Beleaguered fashion retailer French Connection should do itself a favour and shut down its retail operations.
The struggling fashion retailer, which revealed full-year falling sales and shrinking losses yesterday, has suffered setback after setback in recent months with agitating shareholders and the loss of retail veteran Christos Angelides as a non-executive director.
Are stores a millstone?
French Connection has embarked on a store closure programme, though investors believe that it is at too slow a pace.
Already, it has cut its UK store numbers from 98 in 2010/11 to 67 last year. It aims to slash its estate once more and operate 30 stores by 2019.
Meanwhile, UK concessions have grown from 43 in 2010/11 to 53 last year.
“If French Connection’s management team were to start the business from scratch in today’s ultra-competitive market, replete with pioneering pureplays, how would they grow the business?”
It’s clear that in a few years, concessions will outstrip standalone stores. So why not go the whole hog and become a concession business, without the millstone of a store estate around its neck?
This is a company that is going to have to fight on all fronts to keep its head above the water – it should be cutting loose as much weight as possible.
If French Connection’s management team were to start the business from scratch in today’s ultra-competitive market, replete with pioneering pureplays, how would they grow the business?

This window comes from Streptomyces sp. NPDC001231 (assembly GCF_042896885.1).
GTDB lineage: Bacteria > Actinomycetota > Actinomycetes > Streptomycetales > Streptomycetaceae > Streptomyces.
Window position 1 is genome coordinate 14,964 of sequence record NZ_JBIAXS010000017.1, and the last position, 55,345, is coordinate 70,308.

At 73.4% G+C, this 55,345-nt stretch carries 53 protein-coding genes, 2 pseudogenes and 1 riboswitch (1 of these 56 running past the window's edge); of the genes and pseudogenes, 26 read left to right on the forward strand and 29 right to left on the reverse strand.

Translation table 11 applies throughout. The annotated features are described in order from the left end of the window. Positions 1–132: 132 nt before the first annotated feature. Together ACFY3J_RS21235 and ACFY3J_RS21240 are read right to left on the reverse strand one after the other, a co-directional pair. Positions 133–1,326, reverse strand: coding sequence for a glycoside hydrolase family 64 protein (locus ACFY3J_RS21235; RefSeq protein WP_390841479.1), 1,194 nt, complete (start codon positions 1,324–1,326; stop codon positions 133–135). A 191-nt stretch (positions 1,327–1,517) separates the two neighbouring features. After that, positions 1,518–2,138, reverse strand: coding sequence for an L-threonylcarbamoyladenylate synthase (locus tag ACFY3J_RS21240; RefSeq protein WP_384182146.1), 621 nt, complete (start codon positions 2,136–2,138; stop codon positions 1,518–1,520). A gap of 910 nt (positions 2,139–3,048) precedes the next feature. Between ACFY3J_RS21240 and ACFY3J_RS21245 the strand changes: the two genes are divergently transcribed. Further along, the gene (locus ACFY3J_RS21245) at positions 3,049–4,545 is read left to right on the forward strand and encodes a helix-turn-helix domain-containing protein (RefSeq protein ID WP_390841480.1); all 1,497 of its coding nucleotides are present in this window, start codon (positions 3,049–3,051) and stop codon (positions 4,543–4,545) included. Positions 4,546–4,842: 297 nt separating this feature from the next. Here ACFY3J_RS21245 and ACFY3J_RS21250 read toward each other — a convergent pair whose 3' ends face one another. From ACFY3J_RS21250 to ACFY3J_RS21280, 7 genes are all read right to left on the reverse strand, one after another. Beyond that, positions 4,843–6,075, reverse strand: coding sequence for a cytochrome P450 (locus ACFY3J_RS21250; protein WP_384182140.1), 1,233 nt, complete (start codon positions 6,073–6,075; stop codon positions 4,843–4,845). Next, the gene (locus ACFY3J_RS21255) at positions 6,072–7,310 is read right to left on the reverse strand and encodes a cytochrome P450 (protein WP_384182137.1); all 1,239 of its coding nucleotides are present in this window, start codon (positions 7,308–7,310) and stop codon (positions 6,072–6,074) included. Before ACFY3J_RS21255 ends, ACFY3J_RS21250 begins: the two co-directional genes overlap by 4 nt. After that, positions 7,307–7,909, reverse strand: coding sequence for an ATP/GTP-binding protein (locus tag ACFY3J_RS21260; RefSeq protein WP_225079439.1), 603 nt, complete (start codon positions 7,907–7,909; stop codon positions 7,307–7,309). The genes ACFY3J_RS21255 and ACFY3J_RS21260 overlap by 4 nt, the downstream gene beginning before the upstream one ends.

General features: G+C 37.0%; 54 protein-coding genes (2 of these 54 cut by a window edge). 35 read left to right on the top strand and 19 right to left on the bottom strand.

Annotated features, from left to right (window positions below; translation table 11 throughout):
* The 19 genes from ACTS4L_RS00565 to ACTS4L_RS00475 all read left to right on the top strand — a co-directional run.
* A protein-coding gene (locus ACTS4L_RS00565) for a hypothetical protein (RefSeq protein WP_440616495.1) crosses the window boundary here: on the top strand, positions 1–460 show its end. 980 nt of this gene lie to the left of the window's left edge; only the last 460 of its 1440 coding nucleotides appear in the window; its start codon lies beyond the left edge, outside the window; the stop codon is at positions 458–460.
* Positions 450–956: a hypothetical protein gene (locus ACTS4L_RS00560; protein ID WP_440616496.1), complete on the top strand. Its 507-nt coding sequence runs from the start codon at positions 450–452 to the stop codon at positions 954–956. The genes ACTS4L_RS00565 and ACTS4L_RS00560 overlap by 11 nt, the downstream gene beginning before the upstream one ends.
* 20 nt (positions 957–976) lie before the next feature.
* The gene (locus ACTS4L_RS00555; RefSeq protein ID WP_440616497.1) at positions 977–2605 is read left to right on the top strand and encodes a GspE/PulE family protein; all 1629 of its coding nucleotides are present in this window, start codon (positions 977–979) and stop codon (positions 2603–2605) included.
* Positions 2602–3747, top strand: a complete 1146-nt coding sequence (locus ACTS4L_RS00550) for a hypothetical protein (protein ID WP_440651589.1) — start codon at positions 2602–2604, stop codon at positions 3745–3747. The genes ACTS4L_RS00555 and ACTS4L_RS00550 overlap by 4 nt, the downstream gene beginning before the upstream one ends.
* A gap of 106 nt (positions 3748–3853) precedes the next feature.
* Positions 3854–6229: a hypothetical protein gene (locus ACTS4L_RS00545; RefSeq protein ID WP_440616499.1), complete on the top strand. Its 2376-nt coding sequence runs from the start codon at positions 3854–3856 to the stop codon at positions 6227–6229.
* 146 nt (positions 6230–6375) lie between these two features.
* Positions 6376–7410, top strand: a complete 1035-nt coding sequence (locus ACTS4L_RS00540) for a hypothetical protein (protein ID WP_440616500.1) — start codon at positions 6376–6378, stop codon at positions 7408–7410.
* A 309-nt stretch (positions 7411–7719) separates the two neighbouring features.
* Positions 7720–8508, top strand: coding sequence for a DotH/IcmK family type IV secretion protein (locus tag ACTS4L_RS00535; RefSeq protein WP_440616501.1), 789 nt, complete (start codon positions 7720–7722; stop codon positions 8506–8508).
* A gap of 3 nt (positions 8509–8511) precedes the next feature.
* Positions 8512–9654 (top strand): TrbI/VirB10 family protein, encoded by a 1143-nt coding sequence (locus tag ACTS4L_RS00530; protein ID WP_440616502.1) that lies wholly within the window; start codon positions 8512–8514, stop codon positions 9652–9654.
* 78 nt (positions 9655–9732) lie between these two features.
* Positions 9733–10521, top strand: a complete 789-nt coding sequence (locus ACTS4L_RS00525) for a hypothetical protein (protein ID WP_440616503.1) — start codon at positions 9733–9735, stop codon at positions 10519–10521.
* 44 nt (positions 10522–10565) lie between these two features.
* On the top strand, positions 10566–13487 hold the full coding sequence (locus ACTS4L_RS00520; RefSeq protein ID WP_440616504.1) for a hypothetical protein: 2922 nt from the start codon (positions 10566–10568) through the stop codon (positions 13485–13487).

It is unlikely that in addition to 50-plus concessions and a flourishing web presence, which generated 27% of retail sales in its last financial year, it would opt to open 30 standalone stores.
As Global Data (formerly Verdict) analyst Charlotte Pearce says: “With competition intensifying, it is a tall order for French Connection to become a go-to destination on the high street, so seeking out third-party distribution opportunities via department store concessions and online pureplays must be the prevailing strategy going forward.”
Its retail division generates the biggest slice of money for the retailer, bringing in 57% of revenue, although sales fell 4.9% over the year. So why should it be shut down?
Because it hasn’t made a profit in years. Since Retail Week Prospect’s records began in 2010/11, losses have risen and diminished but it has never been in the black.
Last year its losses were to the tune of £9.8m. This may be a significant improvement on 2016’s £15.6m, but French Connection’s earnings have headed in the right direction before and then reversed deeper into the red.
The top line has had a more straightforward journey, falling steadily since Retail Week Prospect’s records began in 2010/11. In that time they have nearly halved, going from £151.2m to £87.9m.
Meanwhile, wholesale, which brings in 43% of revenue, made £10m profit last year. This is a drop from £13.3m in 2016 but you have to wonder what this division might be capable of if it had the group’s full attention.
Overall, the group’s performance has been dragged down by an underperforming retail division, which French Connection seems unable to revive.
French Connection’s board needs to match its ambitions to its reality – and axing retail is the first big step in that journey.